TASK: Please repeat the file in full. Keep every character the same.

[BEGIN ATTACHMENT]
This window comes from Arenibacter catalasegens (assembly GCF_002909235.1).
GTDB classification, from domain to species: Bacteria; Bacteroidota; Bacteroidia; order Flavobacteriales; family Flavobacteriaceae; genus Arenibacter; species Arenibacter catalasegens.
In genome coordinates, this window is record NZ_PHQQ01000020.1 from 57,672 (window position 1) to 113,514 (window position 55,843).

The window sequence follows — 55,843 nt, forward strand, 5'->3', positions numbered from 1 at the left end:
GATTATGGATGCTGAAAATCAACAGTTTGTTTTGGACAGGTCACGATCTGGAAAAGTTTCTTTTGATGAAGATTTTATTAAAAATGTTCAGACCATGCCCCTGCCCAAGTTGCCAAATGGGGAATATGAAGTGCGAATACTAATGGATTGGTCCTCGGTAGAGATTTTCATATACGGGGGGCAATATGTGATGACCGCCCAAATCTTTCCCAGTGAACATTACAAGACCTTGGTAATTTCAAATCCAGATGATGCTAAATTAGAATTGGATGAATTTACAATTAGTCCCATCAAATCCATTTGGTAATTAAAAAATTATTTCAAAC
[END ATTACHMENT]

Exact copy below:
This window comes from Arenibacter catalasegens (assembly GCF_002909235.1).
GTDB classification, from domain to species: Bacteria; Bacteroidota; Bacteroidia; order Flavobacteriales; family Flavobacteriaceae; genus Arenibacter; species Arenibacter catalasegens.
In genome coordinates, this window is record NZ_PHQQ01000020.1 from 57,672 (window position 1) to 113,514 (window position 55,843).

The window sequence follows — 55,843 nt, forward strand, 5'->3', positions numbered from 1 at the left end:
GATTATGGATGCTGAAAATCAACAGTTTGTTTTGGACAGGTCACGATCTGGAAAAGTTTCTTTTGATGAAGATTTTATTAAAAATGTTCAGACCATGCCCCTGCCCAAGTTGCCAAATGGGGAATATGAAGTGCGAATACTAATGGATTGGTCCTCGGTAGAGATTTTCATATACGGGGGGCAATATGTGATGACCGCCCAAATCTTTCCCAGTGAACATTACAAGACCTTGGTAATTTCAAATCCAGATGATGCTAAATTAGAATTGGATGAATTTACAATTAGTCCCATCAAATCCATTTGGTAATTAAAAAATTATTTCAAAC